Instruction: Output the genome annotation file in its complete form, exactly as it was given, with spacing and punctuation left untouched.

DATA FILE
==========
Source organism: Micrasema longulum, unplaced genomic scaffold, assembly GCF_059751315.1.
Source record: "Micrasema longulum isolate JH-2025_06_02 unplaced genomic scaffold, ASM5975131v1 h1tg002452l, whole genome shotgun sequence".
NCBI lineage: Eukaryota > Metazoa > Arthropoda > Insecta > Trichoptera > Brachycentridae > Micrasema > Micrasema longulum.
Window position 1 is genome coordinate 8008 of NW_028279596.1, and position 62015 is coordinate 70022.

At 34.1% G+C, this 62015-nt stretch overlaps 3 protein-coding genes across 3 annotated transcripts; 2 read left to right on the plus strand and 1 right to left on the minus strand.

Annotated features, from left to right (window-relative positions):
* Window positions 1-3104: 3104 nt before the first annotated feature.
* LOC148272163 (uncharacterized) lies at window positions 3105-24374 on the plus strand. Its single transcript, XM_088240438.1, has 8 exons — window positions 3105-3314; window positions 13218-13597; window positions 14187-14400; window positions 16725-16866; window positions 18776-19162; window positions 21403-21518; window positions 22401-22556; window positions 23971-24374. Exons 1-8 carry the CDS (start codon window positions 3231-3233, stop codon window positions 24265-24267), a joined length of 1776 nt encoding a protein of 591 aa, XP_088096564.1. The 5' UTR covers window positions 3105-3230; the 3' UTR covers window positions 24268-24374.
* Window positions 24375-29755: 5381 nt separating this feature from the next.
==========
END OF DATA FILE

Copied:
Source organism: Micrasema longulum, unplaced genomic scaffold, assembly GCF_059751315.1.
Source record: "Micrasema longulum isolate JH-2025_06_02 unplaced genomic scaffold, ASM5975131v1 h1tg002452l, whole genome shotgun sequence".
NCBI lineage: Eukaryota > Metazoa > Arthropoda > Insecta > Trichoptera > Brachycentridae > Micrasema > Micrasema longulum.
Window position 1 is genome coordinate 8008 of NW_028279596.1, and position 62015 is coordinate 70022.

At 34.1% G+C, this 62015-nt stretch overlaps 3 protein-coding genes across 3 annotated transcripts; 2 read left to right on the plus strand and 1 right to left on the minus strand.

Annotated features, from left to right (window-relative positions):
* Window positions 1-3104: 3104 nt before the first annotated feature.
* LOC148272163 (uncharacterized) lies at window positions 3105-24374 on the plus strand. Its single transcript, XM_088240438.1, has 8 exons — window positions 3105-3314; window positions 13218-13597; window positions 14187-14400; window positions 16725-16866; window positions 18776-19162; window positions 21403-21518; window positions 22401-22556; window positions 23971-24374. Exons 1-8 carry the CDS (start codon window positions 3231-3233, stop codon window positions 24265-24267), a joined length of 1776 nt encoding a protein of 591 aa, XP_088096564.1. The 5' UTR covers window positions 3105-3230; the 3' UTR covers window positions 24268-24374.
* Window positions 24375-29755: 5381 nt separating this feature from the next.